January 8, 2003

Bike Ride with Older Boys
by
Laura Kasischke

The one I didn't go on.

I was thirteen,
and they were older.
I'd met them at the public pool. I must

have given them my number. I'm sure

I'd given them my number,
knowing the girl I was. . .

It was summer. My afternoons
were made of time and vinyl.
My mother worked,
but I had a bike. They wanted

to go for a ride.
Just me and them. I said
okay fine, I'd
meet them at the Stop-n-Go
at four o'clock.
And then I didn't show.

I have been given a little gift—
something sweet
and inexpensive, something
I never worked or asked or said
thank you for, most
days not aware
of what I have been given, or what I missed—

because it's that, too, isn't it?
I never saw those boys again.
I'm not as dumb
as they think I am

but neither am I wise. Perhaps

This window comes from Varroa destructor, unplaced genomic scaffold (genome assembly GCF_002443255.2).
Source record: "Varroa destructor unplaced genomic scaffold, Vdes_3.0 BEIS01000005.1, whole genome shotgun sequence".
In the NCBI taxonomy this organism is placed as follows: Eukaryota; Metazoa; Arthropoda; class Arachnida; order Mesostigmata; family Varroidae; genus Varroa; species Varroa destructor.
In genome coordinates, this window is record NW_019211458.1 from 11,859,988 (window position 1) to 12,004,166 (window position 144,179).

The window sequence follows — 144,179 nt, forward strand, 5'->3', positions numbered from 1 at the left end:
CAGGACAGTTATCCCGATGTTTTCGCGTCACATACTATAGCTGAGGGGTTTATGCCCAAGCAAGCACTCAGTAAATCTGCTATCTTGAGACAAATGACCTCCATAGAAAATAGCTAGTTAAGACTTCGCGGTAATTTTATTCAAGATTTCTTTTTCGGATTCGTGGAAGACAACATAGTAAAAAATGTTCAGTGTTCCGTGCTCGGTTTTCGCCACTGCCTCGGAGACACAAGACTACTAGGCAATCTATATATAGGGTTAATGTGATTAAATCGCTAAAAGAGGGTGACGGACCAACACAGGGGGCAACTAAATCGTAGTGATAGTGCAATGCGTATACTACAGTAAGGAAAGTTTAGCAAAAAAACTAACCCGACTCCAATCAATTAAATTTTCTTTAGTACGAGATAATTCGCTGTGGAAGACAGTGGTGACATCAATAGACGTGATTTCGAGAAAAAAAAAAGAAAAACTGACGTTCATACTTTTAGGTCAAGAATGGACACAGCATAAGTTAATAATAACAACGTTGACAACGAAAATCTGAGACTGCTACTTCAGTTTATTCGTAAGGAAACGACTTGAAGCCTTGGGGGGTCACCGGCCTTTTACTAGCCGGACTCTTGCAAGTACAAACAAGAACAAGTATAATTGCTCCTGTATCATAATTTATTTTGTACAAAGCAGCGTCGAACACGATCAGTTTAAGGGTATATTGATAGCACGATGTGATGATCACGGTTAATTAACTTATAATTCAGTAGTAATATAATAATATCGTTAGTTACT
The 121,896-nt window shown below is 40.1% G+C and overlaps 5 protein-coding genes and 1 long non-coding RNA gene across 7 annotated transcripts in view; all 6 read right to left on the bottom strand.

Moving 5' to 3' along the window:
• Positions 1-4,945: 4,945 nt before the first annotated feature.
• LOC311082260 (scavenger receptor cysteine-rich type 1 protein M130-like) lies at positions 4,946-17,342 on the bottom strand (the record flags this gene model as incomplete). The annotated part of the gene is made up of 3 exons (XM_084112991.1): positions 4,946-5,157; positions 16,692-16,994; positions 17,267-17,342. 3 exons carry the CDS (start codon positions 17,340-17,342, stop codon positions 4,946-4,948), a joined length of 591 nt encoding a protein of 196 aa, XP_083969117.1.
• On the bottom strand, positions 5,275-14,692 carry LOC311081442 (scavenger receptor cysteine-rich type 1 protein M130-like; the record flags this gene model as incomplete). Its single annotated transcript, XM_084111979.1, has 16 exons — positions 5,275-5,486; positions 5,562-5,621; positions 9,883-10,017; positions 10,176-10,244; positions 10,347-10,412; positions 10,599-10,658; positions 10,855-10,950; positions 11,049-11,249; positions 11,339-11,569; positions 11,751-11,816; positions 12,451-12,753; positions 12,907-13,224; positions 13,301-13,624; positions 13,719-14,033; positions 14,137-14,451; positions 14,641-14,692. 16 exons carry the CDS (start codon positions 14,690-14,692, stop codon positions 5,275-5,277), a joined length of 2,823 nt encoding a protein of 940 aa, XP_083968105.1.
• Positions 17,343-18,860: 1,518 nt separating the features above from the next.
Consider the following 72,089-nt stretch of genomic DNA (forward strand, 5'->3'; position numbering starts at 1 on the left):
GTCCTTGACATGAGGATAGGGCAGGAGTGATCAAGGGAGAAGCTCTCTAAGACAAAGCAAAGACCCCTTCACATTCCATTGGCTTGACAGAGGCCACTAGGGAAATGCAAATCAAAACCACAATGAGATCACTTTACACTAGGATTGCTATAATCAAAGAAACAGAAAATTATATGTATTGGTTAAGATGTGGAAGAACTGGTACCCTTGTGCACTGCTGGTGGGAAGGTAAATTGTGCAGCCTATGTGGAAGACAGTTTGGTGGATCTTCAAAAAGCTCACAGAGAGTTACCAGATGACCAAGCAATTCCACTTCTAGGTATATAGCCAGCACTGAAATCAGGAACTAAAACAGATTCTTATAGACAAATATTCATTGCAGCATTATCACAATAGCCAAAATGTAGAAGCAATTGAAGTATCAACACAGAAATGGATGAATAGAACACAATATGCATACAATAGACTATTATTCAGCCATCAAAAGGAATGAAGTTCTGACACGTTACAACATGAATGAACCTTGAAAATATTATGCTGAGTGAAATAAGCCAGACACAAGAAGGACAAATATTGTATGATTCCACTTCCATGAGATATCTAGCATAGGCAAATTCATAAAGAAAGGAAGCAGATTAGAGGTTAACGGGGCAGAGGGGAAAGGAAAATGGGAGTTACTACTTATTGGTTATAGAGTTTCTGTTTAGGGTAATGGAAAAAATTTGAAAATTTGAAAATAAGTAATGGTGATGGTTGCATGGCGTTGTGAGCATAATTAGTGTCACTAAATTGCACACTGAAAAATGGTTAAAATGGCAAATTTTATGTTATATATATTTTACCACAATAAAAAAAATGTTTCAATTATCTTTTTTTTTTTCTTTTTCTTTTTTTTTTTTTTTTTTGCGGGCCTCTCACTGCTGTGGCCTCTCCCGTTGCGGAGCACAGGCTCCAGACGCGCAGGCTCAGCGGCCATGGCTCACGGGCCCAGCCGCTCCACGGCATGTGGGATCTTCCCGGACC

it is the best
afternoon of my life. Two
cute and older boys
pedaling beside me—respectful, awed. When we

turn down my street, the other girls see me . . .

Everything as I imagined it would be.

Or, I am in a vacant field. When I
stand up again, there are bits of glass and gravel
ground into my knees.
I will never love myself again.
Who knew then
that someday I would be

thirty-seven, wiping
crumbs off the kitchen table with a sponge, remembering
them, thinking
of this—

those boys still waiting
outside the Stop-n-Go, smoking
cigarettes, growing older.

I found this poem at Poetry 180 a site set up by the library of congress for high school students -- a poem a day for each school day. Two david berman poems are included: Imagining Defeat and Snow.

0 Comments:

Post a Comment

Subscribe to Post Comments [Atom]

Links to this post:

Create a Link

<< Home